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Skiing in the American Birkebeiner was a Learning Experience

By Jill Winegar, YWCA of Minneapolis Fitness Director
March 2, 2012
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Beth, Jill and Ryder

My 15-year-old son, Ryder, and I had such a great time doing the Birkie Korteloppet last weekend, it makes me wonder why I haven’t been doing this for the last few decades. When my high school friend Beth posted on Facebook last Fall that she was going to do it and invited others to join her, I immediately said “Yes.” I had thought about it in previous years, and just needed the push. Better yet, when I asked Ryder if he wanted to do it with me, he said “yes” too. Wow, having a teenage boy doing anything with his mom at this point is truly amazing!

Despite having been on skis for less than ten hours this winter, I got really psyched to do this the day or two before. The day was perfect, the weather gorgeous, our wax just right, and we dressed right so that none of us was too cold or too hot. Because this was the first official race for any of the three of us — with no timed race history under our tights — we were put in the last wave, which seemed full of people who just bought skis the day before and thought doing the Korteloppet would be a good time to try them out.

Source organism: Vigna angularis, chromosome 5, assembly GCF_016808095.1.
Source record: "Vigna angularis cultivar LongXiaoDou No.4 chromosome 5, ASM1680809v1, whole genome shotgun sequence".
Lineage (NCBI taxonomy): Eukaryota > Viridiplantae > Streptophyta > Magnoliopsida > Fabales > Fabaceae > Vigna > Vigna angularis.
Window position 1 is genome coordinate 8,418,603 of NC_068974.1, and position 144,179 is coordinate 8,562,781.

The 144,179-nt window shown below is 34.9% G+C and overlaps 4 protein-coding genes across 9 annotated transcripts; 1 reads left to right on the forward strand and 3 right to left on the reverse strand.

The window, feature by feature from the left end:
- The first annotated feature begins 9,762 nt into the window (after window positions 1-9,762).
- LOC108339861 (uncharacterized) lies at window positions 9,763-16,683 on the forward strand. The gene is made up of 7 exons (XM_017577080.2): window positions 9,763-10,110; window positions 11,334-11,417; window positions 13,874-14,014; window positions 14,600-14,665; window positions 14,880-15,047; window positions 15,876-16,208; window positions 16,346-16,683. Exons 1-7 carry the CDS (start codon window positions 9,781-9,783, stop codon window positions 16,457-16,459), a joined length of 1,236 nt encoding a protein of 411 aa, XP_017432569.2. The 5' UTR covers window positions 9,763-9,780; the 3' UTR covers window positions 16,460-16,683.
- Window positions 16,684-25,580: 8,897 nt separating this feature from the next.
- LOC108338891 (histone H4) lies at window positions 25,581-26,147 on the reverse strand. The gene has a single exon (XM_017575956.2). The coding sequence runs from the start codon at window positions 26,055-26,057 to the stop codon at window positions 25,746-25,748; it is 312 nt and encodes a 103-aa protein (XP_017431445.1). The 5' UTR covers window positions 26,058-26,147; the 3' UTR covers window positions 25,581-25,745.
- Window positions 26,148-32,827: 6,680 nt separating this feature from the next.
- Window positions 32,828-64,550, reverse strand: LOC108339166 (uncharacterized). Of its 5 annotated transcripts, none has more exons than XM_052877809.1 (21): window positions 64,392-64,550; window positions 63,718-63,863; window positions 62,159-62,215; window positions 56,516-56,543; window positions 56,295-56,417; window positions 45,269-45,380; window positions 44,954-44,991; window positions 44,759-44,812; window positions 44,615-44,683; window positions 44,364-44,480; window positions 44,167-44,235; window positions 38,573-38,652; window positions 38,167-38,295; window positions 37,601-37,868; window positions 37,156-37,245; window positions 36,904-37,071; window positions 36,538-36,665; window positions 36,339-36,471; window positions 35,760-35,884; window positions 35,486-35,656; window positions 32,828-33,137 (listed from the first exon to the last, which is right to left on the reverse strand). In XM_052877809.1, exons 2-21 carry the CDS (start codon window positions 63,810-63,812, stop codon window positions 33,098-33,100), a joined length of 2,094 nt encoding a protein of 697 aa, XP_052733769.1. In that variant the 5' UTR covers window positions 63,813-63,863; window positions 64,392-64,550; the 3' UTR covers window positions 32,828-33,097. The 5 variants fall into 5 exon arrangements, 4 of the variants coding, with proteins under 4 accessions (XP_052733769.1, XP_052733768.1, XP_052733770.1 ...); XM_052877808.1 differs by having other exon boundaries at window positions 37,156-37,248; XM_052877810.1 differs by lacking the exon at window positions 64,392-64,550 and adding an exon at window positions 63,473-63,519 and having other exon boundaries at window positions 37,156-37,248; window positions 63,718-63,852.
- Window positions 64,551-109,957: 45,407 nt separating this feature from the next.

There were people using wood skis, skis with fish scales, people wearing jeans — all were well represented in the ninth wave. When you go out the shoot with 150 or so of these people  shoulder-to-shoulder, five tracks across, it’s a bit like lemmings jumping off the cliff into the sea. You  cannot move at all for 30 to 40 minutes. Ryder was far more aggressive than Beth and I, and shot through, yelling “track” to claim a space, so I never saw him again till the end. (That’s my boy!)

It wasn’t until we got to the first big hill that some of the herd was culled. There was a line of people waiting to go down the hill, and half of those people were taking off their skis and walking down the hill. The other half were snowplowing down, and most of them fell in a pile at the bottom. I think I stood in line for almost ten minutes. But now we had some room to breathe, and all I could think of for the next 15 kilometers was to go as fast as I could so that, next year, I would not be in that wave!

Ryder finished in just under two 2 hours at 1:59, and I came in at 2:24. Beth finished about 15 minutes after I did. Just to give you a frame of reference:

  • There are a total of 9,500 skiers for all the races
  • 1,079 men and women do the Classic Korteloppet, the race we did
  • In Ryder’s age/gender group, there were 37 skiers
  • In my age group, there were 86
  • Ryder was 30th in his age/gender group and 246th in the overall Classic Korteloppet field (all men and women) and the winning time for his age/gender group was 1:16
  • I was 24th in my age/gender group and 455th in the overall Classic Korteloppet field (all men and women) and the winning time for my age/gender group was 1:32

I’m hooked! I’m already planning how to take 30 minutes off my time next year, and my first strategy involves not standing in line on top of hills for ten minutes!

To learn more about the American Birkebeiner, visit their site.